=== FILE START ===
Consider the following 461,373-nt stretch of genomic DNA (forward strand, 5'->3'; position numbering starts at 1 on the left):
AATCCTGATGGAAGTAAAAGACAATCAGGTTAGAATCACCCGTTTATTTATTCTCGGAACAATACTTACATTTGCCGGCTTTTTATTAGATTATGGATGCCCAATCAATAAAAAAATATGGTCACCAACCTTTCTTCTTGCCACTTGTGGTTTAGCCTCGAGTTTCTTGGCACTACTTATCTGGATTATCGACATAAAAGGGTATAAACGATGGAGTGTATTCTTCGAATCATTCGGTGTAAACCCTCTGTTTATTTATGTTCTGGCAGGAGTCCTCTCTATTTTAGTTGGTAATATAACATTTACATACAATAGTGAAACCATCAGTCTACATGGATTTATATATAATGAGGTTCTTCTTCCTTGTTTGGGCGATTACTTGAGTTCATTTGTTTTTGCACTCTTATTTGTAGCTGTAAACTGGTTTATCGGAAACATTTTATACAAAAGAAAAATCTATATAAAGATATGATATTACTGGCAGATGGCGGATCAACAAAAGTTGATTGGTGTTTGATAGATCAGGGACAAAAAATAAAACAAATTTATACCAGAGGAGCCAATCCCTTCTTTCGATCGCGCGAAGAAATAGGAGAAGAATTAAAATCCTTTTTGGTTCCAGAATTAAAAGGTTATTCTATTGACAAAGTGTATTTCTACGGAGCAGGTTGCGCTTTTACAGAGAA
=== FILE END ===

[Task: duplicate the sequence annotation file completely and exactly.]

Consider the following 461,373-nt stretch of genomic DNA (forward strand, 5'->3'; position numbering starts at 1 on the left):
AATCCTGATGGAAGTAAAAGACAATCAGGTTAGAATCACCCGTTTATTTATTCTCGGAACAATACTTACATTTGCCGGCTTTTTATTAGATTATGGATGCCCAATCAATAAAAAAATATGGTCACCAACCTTTCTTCTTGCCACTTGTGGTTTAGCCTCGAGTTTCTTGGCACTACTTATCTGGATTATCGACATAAAAGGGTATAAACGATGGAGTGTATTCTTCGAATCATTCGGTGTAAACCCTCTGTTTATTTATGTTCTGGCAGGAGTCCTCTCTATTTTAGTTGGTAATATAACATTTACATACAATAGTGAAACCATCAGTCTACATGGATTTATATATAATGAGGTTCTTCTTCCTTGTTTGGGCGATTACTTGAGTTCATTTGTTTTTGCACTCTTATTTGTAGCTGTAAACTGGTTTATCGGAAACATTTTATACAAAAGAAAAATCTATATAAAGATATGATATTACTGGCAGATGGCGGATCAACAAAAGTTGATTGGTGTTTGATAGATCAGGGACAAAAAATAAAACAAATTTATACCAGAGGAGCCAATCCCTTCTTTCGATCGCGCGAAGAAATAGGAGAAGAATTAAAATCCTTTTTGGTTCCAGAATTAAAAGGTTATTCTATTGACAAAGTGTATTTCTACGGAGCAGGTTGCGCTTTTACAGAGAA